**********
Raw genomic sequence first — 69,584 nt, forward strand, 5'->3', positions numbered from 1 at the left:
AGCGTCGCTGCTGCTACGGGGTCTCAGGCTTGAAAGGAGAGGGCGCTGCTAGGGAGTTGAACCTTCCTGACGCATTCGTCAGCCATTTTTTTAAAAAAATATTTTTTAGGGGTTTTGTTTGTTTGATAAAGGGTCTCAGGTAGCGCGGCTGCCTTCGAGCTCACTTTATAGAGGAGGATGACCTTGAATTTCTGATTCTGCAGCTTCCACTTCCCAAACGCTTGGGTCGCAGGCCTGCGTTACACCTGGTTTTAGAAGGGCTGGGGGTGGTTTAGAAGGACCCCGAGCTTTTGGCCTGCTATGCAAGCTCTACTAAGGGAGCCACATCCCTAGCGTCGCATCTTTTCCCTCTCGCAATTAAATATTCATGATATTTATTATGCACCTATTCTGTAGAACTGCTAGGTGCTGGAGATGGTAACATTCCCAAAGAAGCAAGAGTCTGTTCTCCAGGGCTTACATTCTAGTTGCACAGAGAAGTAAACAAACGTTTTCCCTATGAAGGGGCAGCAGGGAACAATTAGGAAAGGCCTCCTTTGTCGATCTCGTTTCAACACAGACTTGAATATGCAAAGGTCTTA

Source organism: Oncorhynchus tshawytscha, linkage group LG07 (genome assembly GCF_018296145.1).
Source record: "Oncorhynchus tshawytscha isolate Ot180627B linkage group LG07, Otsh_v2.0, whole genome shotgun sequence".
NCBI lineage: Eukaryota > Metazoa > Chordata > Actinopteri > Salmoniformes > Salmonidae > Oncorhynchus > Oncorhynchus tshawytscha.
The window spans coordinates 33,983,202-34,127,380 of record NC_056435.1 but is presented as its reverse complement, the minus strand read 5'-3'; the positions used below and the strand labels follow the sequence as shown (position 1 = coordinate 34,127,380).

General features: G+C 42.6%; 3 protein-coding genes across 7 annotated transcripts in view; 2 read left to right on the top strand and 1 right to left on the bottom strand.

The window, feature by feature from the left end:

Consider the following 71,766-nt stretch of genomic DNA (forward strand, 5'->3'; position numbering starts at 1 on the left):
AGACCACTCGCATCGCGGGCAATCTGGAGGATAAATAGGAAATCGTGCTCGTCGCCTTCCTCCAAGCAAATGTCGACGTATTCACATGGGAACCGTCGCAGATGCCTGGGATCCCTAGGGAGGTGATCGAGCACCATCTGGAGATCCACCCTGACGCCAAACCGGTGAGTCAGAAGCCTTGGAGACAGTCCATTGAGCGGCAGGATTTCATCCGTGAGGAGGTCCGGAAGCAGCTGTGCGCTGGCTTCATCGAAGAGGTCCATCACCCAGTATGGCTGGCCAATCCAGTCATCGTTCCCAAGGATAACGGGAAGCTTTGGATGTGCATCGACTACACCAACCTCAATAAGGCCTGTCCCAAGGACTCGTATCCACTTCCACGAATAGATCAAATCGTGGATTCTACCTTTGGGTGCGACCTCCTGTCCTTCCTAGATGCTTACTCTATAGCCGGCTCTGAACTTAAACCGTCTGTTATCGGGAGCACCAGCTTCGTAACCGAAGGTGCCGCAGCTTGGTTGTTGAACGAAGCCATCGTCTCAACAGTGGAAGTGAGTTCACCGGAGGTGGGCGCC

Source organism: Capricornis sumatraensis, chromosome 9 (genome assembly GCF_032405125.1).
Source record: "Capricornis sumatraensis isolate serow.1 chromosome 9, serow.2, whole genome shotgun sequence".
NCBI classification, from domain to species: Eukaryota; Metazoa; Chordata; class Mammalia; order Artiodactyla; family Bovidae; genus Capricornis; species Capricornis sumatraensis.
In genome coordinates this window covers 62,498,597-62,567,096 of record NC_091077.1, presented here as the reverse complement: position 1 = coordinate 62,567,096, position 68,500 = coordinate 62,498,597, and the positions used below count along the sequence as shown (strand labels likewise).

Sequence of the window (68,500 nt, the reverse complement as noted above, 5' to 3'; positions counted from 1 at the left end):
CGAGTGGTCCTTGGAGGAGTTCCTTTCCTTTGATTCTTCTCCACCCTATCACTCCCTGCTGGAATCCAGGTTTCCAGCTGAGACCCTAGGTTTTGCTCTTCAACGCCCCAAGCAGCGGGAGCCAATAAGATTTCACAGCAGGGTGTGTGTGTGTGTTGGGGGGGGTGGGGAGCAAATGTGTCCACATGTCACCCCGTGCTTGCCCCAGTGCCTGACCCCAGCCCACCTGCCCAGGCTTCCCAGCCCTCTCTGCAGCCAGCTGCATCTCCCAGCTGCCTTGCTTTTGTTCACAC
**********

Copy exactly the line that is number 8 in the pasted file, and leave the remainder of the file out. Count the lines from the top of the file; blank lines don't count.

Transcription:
The window, feature by feature from the left end: